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'No Falasteen for you!' Shin Bet banned me from Israel for 10 years

‘My suspicious ethnic identity coupled with my criticisms of Israel were enough to get me banned from Israel and more importantly, barred from being able to tell stories from the West Bank.’

By Anna Lekas Miller

“Do you think we are some kind of joke? Do you think you can start over with us?”

The Shin Bet officer looks at me across his desk, his eyes seeming to pop through his glasses like I was some kind of insolent teenager cum social pariah.  I straightened my posture and tried to smile, although my eyes probably expressed more disgust than anything else.

It isn’t the first time I’ve been interrogated at Ben Gurion International Airport. The first time I flew into Israel was to volunteer and work as a freelance journalist in the West Bank. I was told by my potential colleagues to lie at the port of entry—as the Israeli Border Control is notorious for deporting anyone who claims that their purpose of visit is to see or do business in the West Bank.  I learned the hard way if you’re Arab-American or even look Palestinian—like me—you are held and interrogated until you reveal your true intentions.

Anna Lekas Miller (photo: courtesy)

However, this time the purpose of my visit was not to go to the West Bank—it was to attend a conference in Tel Aviv, Israel. The conference is the Media in Conflicts Seminar (MICS) sponsored by the Interdisciplinary Center at Herziliya. I later learned that it is a project conceived and funded by StandWithUS, an Israel advocacy group, aimed at targeting foreign journalists to improve Israel’s image in the wake of bad press surrounding Operation Cast Lead.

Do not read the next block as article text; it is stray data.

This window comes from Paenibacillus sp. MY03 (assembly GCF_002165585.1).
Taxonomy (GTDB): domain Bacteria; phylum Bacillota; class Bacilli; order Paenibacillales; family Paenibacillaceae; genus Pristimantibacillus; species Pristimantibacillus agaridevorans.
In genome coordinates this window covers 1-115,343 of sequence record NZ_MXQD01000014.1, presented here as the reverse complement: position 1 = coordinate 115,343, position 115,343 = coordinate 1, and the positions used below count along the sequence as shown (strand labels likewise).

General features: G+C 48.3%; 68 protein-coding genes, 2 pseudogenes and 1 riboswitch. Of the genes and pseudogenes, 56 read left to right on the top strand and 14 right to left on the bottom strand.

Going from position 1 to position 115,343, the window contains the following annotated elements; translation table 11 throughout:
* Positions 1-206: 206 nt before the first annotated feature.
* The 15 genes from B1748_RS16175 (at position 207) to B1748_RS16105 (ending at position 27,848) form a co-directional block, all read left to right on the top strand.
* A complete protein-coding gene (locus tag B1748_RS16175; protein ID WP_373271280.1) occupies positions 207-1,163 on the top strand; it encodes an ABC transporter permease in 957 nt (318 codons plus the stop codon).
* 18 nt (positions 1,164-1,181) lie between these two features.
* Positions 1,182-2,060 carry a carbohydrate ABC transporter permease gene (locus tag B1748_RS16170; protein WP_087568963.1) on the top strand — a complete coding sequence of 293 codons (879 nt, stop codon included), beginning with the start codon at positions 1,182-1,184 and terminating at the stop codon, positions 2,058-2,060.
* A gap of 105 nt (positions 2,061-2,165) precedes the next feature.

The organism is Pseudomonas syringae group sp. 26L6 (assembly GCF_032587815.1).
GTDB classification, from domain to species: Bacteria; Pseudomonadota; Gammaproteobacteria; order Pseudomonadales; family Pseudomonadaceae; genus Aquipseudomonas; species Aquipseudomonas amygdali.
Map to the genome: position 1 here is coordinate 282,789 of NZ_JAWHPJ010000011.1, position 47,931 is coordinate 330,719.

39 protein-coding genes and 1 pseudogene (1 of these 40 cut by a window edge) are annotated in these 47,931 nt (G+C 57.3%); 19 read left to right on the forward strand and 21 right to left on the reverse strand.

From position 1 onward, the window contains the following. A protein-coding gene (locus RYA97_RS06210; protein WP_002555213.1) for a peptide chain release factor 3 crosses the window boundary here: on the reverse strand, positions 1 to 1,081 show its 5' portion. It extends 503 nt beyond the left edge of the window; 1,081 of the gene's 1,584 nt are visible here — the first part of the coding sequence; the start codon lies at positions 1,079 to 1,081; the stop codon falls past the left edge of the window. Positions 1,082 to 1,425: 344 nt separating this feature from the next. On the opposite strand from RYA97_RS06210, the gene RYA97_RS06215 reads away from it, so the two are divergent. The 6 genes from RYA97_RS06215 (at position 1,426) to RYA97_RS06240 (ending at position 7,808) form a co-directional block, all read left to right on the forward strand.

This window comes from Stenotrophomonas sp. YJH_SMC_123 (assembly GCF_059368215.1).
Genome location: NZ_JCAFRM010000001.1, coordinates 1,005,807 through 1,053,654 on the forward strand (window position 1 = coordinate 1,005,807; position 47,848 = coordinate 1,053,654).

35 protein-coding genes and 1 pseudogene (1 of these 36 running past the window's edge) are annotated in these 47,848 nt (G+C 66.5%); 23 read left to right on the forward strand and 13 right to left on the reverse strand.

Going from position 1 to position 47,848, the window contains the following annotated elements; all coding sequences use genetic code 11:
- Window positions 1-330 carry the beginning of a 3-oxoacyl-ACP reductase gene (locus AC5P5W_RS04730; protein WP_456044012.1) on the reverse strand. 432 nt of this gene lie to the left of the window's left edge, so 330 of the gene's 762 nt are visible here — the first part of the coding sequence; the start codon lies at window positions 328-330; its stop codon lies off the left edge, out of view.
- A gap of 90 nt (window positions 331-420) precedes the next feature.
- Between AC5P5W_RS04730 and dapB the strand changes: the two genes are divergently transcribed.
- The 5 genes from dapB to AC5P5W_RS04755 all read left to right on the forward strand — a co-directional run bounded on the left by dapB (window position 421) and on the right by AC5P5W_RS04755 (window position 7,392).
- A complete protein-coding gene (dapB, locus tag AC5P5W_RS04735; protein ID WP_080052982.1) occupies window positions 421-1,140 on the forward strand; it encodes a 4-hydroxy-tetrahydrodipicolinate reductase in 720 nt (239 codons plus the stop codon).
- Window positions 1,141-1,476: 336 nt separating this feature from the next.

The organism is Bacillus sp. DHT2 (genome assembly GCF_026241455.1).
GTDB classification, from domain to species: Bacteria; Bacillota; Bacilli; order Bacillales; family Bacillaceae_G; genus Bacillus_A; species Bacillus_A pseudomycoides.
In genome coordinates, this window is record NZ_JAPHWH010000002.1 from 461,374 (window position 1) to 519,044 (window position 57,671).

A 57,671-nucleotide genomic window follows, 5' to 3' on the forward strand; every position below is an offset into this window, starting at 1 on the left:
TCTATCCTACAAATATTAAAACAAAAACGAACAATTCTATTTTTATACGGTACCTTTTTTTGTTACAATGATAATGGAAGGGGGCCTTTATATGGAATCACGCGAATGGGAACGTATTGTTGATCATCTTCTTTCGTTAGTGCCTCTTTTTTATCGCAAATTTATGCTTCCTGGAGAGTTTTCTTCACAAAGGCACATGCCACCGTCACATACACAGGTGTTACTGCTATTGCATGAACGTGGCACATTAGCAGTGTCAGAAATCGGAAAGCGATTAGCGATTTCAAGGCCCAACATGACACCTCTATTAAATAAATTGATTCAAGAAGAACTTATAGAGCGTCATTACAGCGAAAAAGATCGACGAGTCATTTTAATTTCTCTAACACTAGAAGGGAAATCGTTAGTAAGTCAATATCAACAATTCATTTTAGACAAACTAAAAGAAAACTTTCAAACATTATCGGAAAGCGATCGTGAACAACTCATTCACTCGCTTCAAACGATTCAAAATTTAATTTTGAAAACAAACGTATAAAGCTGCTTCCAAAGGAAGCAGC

I knew that there was potential for propaganda at the conference. It was conceived to better Israel’s image. I knew that attending was breaking the boycott of Israel, as the conference is funded by a group aligned with the Israeli government, thus going against Palestinian civil society’s call for boycott, divestment and sanctions (BDS) against Israel. I knew that there were probably questions to be raised as to its funding and its agenda. However, the facilitators seemed fair and politically open-minded and I thought I could learn something—and definitely be challenged in a way that would ultimately strengthen my reporting. I thought it would be a way to better understand how the powers at play were at work in the arena of conflict reporting. I thought it would be a way to get more Israeli contacts who could help me in the future to get into the country. I thought it would be a way to better understand Israel—a country, like the US, whose government does not properly represent its people.